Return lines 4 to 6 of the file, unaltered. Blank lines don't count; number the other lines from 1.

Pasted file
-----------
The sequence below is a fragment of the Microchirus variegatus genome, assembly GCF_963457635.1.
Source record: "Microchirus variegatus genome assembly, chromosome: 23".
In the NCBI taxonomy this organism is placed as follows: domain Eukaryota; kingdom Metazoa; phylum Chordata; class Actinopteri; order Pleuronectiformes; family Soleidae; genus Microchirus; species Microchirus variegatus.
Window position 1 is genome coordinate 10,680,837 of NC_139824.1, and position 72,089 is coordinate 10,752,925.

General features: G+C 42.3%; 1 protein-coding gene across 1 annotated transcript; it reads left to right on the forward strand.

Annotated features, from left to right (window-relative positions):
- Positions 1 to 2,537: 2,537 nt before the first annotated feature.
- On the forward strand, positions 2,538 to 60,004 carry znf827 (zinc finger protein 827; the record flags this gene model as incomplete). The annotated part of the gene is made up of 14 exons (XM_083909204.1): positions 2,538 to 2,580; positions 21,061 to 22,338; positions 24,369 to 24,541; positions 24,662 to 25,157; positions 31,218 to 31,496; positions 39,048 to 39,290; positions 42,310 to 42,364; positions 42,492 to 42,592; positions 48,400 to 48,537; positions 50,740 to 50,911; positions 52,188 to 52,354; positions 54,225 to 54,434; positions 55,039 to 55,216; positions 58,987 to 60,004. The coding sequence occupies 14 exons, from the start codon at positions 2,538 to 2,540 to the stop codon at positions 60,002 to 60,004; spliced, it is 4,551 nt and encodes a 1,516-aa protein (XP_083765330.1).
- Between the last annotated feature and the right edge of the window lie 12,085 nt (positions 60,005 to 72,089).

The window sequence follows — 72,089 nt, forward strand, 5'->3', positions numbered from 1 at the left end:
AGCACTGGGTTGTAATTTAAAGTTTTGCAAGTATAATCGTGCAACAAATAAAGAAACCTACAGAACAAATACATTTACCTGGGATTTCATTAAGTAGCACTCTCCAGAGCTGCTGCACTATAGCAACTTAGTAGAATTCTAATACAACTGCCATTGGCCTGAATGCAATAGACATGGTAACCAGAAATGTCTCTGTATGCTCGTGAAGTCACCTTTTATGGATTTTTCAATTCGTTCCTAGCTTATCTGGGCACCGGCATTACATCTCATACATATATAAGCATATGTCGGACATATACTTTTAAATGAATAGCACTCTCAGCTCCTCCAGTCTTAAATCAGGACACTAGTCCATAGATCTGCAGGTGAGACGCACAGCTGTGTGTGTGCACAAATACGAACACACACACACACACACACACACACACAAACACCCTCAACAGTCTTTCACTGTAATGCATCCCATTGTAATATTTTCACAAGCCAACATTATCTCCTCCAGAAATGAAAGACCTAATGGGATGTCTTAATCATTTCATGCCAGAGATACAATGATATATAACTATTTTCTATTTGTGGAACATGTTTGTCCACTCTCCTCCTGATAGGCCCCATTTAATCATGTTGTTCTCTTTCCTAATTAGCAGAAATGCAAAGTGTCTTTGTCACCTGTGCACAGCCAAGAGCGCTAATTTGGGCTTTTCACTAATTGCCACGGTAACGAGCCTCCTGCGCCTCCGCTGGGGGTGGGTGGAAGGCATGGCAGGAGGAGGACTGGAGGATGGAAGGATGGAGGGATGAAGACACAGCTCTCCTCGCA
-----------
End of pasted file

Window position 1 is genome coordinate 10,680,837 of NC_139824.1, and position 72,089 is coordinate 10,752,925.

General features: G+C 42.3%; 1 protein-coding gene across 1 annotated transcript; it reads left to right on the forward strand.

Annotated features, from left to right (window-relative positions):